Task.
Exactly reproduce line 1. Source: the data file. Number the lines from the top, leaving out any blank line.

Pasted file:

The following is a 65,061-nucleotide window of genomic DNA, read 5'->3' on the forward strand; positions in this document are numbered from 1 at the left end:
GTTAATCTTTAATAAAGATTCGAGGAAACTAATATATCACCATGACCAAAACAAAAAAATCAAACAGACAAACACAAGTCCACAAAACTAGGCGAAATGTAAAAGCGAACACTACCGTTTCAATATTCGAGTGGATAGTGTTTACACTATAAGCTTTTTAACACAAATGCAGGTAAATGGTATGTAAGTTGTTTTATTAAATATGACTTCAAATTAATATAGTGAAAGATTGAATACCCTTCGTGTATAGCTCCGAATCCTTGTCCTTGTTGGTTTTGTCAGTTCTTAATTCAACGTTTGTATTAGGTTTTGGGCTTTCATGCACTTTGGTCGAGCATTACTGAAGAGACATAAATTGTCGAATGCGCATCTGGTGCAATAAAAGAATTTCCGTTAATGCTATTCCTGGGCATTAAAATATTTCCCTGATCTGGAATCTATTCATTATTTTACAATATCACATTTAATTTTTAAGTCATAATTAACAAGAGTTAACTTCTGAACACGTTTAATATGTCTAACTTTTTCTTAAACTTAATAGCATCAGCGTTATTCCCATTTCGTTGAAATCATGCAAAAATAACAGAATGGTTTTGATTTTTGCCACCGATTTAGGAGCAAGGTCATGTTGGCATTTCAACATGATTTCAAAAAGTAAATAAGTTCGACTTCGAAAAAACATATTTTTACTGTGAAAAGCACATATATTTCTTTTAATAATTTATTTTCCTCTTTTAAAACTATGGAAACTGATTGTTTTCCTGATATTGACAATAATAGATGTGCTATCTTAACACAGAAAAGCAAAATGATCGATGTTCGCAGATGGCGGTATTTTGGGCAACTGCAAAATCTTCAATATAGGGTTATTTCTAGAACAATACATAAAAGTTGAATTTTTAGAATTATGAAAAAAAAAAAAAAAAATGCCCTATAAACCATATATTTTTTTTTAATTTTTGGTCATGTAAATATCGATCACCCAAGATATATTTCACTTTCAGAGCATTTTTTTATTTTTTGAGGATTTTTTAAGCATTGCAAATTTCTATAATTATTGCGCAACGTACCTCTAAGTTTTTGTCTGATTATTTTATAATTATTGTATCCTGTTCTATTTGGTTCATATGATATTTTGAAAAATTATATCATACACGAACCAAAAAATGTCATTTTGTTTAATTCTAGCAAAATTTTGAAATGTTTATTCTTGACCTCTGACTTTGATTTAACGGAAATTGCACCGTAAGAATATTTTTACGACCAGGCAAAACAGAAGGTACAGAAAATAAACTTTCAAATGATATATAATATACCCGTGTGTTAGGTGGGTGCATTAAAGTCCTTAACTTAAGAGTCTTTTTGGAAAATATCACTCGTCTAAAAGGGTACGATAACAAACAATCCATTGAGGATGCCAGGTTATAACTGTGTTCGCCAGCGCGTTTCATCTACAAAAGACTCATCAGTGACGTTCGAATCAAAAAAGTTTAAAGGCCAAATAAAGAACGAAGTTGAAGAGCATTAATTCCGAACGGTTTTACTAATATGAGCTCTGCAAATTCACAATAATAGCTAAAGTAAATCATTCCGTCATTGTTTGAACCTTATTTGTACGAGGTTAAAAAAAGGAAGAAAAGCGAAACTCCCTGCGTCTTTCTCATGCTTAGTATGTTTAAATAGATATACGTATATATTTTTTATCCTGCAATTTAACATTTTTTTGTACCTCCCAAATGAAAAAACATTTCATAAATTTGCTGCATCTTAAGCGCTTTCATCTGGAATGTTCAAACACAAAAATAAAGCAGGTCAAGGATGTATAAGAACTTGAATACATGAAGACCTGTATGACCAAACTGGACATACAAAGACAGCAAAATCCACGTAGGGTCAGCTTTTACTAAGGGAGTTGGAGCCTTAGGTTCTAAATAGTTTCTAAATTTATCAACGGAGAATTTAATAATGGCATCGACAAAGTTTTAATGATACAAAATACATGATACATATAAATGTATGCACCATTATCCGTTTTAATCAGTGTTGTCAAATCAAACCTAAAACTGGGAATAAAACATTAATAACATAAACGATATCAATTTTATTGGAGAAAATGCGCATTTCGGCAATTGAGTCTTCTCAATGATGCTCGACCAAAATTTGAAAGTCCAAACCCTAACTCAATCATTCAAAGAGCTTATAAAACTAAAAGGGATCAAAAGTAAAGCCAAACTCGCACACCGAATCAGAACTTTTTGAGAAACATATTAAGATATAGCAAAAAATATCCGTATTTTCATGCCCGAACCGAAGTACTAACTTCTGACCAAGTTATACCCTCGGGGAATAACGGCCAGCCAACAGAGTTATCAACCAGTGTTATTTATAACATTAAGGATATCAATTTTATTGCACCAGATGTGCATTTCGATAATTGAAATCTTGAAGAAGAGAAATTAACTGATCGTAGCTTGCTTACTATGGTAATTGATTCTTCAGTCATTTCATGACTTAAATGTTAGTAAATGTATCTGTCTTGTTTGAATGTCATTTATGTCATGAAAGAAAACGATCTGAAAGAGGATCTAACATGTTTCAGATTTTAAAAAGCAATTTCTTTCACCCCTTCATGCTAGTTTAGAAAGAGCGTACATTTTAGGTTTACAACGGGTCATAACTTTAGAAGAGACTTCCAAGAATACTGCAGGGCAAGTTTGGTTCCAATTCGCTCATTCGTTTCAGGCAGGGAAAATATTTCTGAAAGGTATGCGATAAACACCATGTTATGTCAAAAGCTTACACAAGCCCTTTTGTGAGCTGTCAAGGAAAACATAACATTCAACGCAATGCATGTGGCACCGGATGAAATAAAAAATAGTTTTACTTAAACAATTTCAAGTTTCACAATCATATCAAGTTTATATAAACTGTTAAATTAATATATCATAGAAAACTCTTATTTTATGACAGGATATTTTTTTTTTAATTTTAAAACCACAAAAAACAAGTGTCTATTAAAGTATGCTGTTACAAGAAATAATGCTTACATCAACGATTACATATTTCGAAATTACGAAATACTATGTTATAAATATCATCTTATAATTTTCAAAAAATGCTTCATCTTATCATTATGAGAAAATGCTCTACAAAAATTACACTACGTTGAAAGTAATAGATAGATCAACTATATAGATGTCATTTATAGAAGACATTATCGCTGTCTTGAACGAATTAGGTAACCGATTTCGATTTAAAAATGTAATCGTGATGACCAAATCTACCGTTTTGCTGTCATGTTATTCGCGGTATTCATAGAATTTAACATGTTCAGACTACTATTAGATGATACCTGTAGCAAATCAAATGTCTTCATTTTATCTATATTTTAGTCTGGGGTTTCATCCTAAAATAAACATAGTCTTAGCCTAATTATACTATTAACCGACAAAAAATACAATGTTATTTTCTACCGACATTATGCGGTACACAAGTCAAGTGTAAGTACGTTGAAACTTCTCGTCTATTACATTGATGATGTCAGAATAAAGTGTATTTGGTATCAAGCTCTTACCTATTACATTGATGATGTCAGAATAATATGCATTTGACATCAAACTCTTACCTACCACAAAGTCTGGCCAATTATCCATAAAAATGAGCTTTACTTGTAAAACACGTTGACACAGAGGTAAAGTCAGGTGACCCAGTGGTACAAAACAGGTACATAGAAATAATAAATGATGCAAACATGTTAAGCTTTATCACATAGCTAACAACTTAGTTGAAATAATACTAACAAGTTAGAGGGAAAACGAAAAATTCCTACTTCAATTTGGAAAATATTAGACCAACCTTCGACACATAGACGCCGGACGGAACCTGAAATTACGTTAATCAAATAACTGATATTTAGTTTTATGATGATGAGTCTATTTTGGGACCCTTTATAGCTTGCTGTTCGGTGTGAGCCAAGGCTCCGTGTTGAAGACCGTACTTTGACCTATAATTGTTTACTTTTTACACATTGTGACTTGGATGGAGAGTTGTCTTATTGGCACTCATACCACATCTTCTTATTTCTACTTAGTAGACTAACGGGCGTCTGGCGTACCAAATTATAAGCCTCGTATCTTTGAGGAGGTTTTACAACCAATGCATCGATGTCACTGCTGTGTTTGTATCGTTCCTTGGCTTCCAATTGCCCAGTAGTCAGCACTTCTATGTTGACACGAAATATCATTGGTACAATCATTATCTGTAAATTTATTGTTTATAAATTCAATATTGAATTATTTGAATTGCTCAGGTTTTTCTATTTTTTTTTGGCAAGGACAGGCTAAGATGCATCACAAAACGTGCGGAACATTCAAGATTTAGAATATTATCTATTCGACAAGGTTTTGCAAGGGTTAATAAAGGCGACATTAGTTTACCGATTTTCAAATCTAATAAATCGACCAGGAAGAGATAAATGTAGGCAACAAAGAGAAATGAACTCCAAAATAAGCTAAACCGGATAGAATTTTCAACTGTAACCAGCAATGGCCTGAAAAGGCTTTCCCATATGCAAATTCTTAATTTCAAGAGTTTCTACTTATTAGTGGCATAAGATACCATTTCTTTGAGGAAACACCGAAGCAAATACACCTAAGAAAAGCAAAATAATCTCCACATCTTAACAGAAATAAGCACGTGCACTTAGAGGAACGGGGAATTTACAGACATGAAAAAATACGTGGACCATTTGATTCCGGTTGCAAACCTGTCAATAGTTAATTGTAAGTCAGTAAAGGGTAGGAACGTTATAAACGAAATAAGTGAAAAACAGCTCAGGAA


The following is a 65,061-nucleotide window of genomic DNA, read 5'->3' on the forward strand; positions in this document are numbered from 1 at the left end: